With all of these marketplace solutions to the alleged problem PK points to, it is unlikely that the presence of CSS on DVDs is going to have a substantial adverse impact on the ability of consumers to space shift in the coming three years
In other words, they're essentially saying that you should repay for content and/or accept inferior versions of the content that already own (UltraViolet and their ilk often lack the "extras" of a full-fledged ripped DVD) -- if you're lucky. Of course, if they choose not to support your platform of choice with their locked down content, you're simply out of luck; too bad.
Public Knowledge lambasted the MPAA's claims, stating:
The MPAA had two specific suggestions. First, consumers could re-purchase access to a subscription service such as Netflix of Hulu. They did not dwell on the fact that 1) this would require you to pay again to access a movie you already own; 2) these services require a high speed internet connection in order to work; 3) There is a reasonable chance that the movie you own is not available on any of those services at any given time; and 4) MPAA member studios regularly pull videos that were once available on those services off of those same services.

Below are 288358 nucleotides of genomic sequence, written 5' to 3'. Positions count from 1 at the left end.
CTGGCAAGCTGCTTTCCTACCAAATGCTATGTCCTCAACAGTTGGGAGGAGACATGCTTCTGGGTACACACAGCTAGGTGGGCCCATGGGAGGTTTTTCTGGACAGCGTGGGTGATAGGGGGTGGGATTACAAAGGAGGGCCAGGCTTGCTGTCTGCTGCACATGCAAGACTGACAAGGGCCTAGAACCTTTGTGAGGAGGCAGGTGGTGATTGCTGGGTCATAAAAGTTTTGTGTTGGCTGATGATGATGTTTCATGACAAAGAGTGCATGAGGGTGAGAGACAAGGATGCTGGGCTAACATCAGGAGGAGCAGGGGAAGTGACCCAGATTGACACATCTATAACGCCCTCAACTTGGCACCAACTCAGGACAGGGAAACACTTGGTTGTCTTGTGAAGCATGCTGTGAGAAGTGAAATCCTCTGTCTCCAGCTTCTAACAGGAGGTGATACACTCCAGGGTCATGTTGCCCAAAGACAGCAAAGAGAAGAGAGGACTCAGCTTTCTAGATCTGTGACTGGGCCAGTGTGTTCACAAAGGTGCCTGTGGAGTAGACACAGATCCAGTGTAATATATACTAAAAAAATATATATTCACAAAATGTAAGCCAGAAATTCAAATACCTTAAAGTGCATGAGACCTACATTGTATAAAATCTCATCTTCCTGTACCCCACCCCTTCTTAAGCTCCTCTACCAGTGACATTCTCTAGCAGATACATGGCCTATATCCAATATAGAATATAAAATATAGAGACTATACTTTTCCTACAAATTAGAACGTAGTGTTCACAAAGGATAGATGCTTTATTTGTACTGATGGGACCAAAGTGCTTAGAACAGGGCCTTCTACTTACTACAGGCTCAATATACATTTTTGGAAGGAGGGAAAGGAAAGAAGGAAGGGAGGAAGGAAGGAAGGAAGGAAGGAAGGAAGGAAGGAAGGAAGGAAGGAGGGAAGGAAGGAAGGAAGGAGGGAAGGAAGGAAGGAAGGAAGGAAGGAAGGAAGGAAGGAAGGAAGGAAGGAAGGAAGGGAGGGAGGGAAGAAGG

The MPAA’s second suggestion was even less helpful. In their comments, they pointed to Warner Brothers’ DVD2Blu program. This program allows people to use their existing DVDs as a coupon towards the purchase of a handful of Warner Blu-Ray disks. They did not dwell on the fact that 1) this program is limited to Warner Brothers films; 2) the program is limited to 25 exchanges per household; 3) while some Blu-Ray disks include digital copies that can be moved to other devices, it is unclear how many of the disks in the DVD2Blu program include that option; 4) only 100 movies are included in the entire program; and 5) each exchange costs at least $4.95 plus shipping (which, for the record, is about as much as it would cost to buy the digital file from Amazon.).